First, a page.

A charity fund is stepping into the vacuum left by the Stormont negotiations to provide loans to community groups across Northern Ireland.
The £1 million Building Better Futures initiative was envisaged before the collapse of powersharing and will help charities and other organisations with unsecured loans of up to £25,000 for projects like building repairs.
Many voluntary organisations are struggling for official grants due to the lack of an agreed Stormont budget for this year, amid warnings some staff faced redundancy.
Paula Reynolds, chief executive officer of the Belfast Charitable Society, said the fund was a lifeline for some and enabled groups to take greater responsibility for their financial futures.
She added: "We are doing this at a time when groups are finding it difficult to be sure that they are getting their funding from Government."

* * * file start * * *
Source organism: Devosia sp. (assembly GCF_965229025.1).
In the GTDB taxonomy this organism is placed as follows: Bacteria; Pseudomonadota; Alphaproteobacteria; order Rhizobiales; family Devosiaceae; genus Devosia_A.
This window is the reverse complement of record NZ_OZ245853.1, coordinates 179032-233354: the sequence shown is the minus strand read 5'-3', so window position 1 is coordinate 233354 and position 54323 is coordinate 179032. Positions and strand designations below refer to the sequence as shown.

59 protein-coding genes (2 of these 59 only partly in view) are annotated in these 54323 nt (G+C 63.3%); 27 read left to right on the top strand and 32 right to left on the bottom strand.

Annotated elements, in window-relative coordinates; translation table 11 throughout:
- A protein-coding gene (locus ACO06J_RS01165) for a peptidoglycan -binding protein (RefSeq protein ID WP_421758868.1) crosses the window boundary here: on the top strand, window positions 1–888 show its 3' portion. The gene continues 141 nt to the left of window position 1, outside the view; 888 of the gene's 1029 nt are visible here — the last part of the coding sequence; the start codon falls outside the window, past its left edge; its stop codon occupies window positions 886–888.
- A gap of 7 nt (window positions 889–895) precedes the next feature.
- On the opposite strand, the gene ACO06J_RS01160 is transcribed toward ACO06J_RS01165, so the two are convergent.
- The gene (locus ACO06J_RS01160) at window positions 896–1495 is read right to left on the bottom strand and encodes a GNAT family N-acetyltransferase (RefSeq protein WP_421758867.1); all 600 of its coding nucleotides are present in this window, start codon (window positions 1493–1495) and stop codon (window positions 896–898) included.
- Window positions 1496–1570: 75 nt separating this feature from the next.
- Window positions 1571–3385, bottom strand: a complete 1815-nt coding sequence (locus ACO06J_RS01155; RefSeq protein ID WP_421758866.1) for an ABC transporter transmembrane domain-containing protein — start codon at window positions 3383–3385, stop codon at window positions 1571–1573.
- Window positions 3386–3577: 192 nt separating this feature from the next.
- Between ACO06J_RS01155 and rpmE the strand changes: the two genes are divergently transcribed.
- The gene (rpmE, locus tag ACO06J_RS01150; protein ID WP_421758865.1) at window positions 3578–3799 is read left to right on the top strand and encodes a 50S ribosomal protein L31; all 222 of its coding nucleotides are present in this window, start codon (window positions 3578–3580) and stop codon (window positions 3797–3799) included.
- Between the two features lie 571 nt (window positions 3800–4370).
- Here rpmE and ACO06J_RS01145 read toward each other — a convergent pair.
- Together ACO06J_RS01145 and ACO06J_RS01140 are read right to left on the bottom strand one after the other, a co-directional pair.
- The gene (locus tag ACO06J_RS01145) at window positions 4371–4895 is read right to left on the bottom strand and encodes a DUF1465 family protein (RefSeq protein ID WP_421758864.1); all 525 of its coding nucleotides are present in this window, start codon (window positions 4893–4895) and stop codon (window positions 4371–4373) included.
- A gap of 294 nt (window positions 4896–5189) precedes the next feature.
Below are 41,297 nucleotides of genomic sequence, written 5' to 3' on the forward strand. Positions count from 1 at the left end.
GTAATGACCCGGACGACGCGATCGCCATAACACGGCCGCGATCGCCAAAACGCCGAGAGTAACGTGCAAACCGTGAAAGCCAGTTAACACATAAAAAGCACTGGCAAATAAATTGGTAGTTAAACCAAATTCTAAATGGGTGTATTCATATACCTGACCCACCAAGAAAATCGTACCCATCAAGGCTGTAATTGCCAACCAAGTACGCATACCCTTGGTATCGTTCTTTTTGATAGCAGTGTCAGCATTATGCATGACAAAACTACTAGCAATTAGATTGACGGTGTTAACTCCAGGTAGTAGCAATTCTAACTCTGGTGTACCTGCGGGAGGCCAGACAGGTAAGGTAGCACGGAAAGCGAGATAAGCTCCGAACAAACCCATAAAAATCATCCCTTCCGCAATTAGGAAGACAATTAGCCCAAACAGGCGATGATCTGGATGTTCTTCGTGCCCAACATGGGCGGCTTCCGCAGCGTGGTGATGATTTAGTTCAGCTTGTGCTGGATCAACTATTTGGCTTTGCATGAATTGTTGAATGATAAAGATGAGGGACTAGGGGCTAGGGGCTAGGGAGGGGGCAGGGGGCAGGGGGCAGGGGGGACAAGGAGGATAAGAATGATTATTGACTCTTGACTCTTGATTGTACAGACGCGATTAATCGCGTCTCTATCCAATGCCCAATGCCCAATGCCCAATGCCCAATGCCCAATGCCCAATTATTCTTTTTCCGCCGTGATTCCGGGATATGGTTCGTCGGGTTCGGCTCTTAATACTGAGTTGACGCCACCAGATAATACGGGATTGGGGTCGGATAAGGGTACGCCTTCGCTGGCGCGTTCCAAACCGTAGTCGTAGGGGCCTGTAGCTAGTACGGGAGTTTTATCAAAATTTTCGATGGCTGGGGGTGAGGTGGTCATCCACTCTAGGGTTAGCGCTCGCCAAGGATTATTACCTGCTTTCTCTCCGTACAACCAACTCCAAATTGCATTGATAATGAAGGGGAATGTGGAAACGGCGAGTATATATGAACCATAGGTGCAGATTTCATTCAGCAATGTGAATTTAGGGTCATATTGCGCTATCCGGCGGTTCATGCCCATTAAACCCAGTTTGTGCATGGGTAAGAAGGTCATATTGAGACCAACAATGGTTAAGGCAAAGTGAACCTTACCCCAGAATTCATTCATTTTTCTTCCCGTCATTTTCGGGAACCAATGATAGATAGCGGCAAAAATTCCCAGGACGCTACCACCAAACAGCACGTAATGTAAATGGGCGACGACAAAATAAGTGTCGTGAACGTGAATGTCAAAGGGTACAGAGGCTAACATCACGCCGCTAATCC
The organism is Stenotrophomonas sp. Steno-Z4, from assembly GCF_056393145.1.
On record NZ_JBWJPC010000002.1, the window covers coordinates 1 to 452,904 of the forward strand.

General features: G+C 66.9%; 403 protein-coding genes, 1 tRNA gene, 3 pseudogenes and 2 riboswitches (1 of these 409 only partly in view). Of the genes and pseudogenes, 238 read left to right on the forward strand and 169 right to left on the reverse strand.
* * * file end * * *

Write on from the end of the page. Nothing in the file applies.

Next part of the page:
The scheme is being funded over the next five years by the Belfast Charitable Society, one of Northern Ireland's oldest charitable organisations, Building Change Trust and Ulster Community Investment Trust (UCIT).
Organisations like the 174 Trust, which works with communities in North Belfast, are benefiting.
Ms Reynolds said the money had been a lifeline for some.
"It is a lifeline in many ways.
"It is a lifeline in that they are looking at their operations and taking a risk, albeit ... it is unsecured but it is looking at a different way of funding their work so it has been a lifeline for a couple of groups in North Belfast, 174 Trust and Jigsaw.
"But it is a way for us to invest at a time of uncertainty, to help to invest in the groups and the work that they are doing and to let them also look at the way they are funding their projects and giving them another option and to look at where their funding is coming from as opposed to it maybe always being a grant."